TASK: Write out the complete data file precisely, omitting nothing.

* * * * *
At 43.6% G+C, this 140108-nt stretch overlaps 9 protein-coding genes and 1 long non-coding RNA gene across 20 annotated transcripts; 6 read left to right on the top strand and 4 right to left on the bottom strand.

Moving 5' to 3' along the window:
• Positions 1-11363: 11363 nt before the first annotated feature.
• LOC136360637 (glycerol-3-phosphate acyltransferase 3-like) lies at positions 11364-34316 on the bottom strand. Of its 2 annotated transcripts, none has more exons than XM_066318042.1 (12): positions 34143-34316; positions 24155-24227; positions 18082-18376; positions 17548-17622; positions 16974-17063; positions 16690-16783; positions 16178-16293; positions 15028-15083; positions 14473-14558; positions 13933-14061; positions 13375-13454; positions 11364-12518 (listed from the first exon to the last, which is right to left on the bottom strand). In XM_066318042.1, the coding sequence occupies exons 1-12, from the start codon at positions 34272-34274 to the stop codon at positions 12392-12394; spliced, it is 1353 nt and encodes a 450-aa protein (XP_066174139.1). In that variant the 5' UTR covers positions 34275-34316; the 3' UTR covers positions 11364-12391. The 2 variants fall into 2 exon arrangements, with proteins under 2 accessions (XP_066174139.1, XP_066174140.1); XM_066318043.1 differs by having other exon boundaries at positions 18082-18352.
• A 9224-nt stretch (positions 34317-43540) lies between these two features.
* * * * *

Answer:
At 43.6% G+C, this 140108-nt stretch overlaps 9 protein-coding genes and 1 long non-coding RNA gene across 20 annotated transcripts; 6 read left to right on the top strand and 4 right to left on the bottom strand.

Moving 5' to 3' along the window:
• Positions 1-11363: 11363 nt before the first annotated feature.
• LOC136360637 (glycerol-3-phosphate acyltransferase 3-like) lies at positions 11364-34316 on the bottom strand. Of its 2 annotated transcripts, none has more exons than XM_066318042.1 (12): positions 34143-34316; positions 24155-24227; positions 18082-18376; positions 17548-17622; positions 16974-17063; positions 16690-16783; positions 16178-16293; positions 15028-15083; positions 14473-14558; positions 13933-14061; positions 13375-13454; positions 11364-12518 (listed from the first exon to the last, which is right to left on the bottom strand). In XM_066318042.1, the coding sequence occupies exons 1-12, from the start codon at positions 34272-34274 to the stop codon at positions 12392-12394; spliced, it is 1353 nt and encodes a 450-aa protein (XP_066174139.1). In that variant the 5' UTR covers positions 34275-34316; the 3' UTR covers positions 11364-12391. The 2 variants fall into 2 exon arrangements, with proteins under 2 accessions (XP_066174139.1, XP_066174140.1); XM_066318043.1 differs by having other exon boundaries at positions 18082-18352.
• A 9224-nt stretch (positions 34317-43540) lies between these two features.